The Gallery at Summerlin provided all of my art (as well as that of most other designers). The house is contemporary and exciting and my choices for art were fun and unexpected, including a painting of a stylized Mona Lisa smoking a cigar and a contemporary multicolored painting called The Muse, both by artist Beti Kristof. Also included is sculpture by Sharon Gainsburg and Siri Hollander. Three honest-to-gosh unused missiles by artist Leslie Rowland are on display on the mantle of the game room. Other art in the space is by Lincoln Maynard, Scott Sandell and Michael Bonakdar.

As my faithful readers know, I’m all about making the most of your decorating dollars. But for this project, we pulled out all the stops — the furniture, accessories and art in my two rooms alone are valued at well over $100,000. That doesn’t include any of the flooring, walls, finishes, lighting, electronics, or the glass work in the bar. Fantasy and indulgence, indeed.

Working on the house was exhilarating and exciting. As with any design project, often times there are frustrations, delays and mix-ups. But when the rooms are finished and you can stand back and proclaim, “I did this,” it’s all worth it.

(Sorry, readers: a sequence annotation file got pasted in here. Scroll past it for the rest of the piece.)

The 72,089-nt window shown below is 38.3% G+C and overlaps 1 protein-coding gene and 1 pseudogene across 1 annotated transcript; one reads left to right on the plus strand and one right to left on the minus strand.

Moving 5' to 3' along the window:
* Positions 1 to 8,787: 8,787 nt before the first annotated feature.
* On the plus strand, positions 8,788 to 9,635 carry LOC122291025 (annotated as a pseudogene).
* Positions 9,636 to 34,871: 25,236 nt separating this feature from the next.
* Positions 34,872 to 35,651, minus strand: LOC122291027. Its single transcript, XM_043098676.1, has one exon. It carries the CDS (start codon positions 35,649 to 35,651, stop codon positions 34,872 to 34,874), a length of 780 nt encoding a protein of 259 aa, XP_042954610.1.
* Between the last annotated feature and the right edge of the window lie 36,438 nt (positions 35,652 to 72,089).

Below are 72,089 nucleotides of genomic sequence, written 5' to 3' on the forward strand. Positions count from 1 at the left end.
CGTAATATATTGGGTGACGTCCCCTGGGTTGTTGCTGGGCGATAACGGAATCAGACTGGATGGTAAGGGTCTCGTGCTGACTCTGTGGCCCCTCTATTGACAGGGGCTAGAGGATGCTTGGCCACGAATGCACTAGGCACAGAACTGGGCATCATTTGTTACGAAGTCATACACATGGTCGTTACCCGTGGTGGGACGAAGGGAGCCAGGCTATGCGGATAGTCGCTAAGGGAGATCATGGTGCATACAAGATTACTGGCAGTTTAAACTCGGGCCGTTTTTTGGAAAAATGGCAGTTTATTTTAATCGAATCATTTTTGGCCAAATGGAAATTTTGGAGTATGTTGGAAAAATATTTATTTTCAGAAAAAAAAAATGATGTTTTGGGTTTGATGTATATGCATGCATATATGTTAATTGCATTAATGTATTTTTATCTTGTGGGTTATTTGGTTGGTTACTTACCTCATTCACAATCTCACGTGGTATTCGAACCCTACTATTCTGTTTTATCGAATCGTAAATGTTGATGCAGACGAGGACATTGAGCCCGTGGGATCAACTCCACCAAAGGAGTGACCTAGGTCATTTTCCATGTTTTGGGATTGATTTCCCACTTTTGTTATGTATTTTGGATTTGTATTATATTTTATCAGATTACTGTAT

However, it’s far from “I” did it. A huge thank you goes to the owners of the beautiful home, Mike and Rhonda Mona; SCA Architects; all of the vendors and artists; Diane Dumont and her team who did all of the delivery and installation of furniture and art; Natalie Morfin in my office for her beautiful work on our drawings and presentation board; and all of the other designers for support and encouragement. The entire house was truly was a team effort.

And now our team wants to show it off. Indulge your passions; come see us. There are just three more days. Tickets purchased through ASID will benefit the local chapter of Habitat for Humanity. Visit or for maps and schedules.

Carolyn Muse Grant is the founding president of the Architectural & Decorative Arts Society, as well as an interior design consultant/stylist specializing in home staging. Her Inside Spaces column appears weekly in the Home section of the Review-Journal. Send questions to